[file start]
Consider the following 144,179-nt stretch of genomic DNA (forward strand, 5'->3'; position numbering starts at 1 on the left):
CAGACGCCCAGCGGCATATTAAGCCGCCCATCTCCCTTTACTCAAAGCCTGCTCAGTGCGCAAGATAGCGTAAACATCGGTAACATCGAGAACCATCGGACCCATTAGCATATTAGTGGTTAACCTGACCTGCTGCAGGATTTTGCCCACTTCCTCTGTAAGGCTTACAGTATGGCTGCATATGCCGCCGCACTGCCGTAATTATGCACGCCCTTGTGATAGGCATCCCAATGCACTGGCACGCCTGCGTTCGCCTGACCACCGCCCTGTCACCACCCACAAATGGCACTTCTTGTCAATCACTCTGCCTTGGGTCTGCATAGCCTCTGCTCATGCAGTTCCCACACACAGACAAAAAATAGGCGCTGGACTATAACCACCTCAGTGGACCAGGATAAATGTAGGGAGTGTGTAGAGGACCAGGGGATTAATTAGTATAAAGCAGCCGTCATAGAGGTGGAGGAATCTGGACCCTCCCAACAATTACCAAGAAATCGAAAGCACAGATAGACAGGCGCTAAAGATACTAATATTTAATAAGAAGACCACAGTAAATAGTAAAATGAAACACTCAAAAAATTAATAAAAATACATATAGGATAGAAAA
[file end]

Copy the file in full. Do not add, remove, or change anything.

Consider the following 144,179-nt stretch of genomic DNA (forward strand, 5'->3'; position numbering starts at 1 on the left):
CAGACGCCCAGCGGCATATTAAGCCGCCCATCTCCCTTTACTCAAAGCCTGCTCAGTGCGCAAGATAGCGTAAACATCGGTAACATCGAGAACCATCGGACCCATTAGCATATTAGTGGTTAACCTGACCTGCTGCAGGATTTTGCCCACTTCCTCTGTAAGGCTTACAGTATGGCTGCATATGCCGCCGCACTGCCGTAATTATGCACGCCCTTGTGATAGGCATCCCAATGCACTGGCACGCCTGCGTTCGCCTGACCACCGCCCTGTCACCACCCACAAATGGCACTTCTTGTCAATCACTCTGCCTTGGGTCTGCATAGCCTCTGCTCATGCAGTTCCCACACACAGACAAAAAATAGGCGCTGGACTATAACCACCTCAGTGGACCAGGATAAATGTAGGGAGTGTGTAGAGGACCAGGGGATTAATTAGTATAAAGCAGCCGTCATAGAGGTGGAGGAATCTGGACCCTCCCAACAATTACCAAGAAATCGAAAGCACAGATAGACAGGCGCTAAAGATACTAATATTTAATAAGAAGACCACAGTAAATAGTAAAATGAAACACTCAAAAAATTAATAAAAATACATATAGGATAGAAAA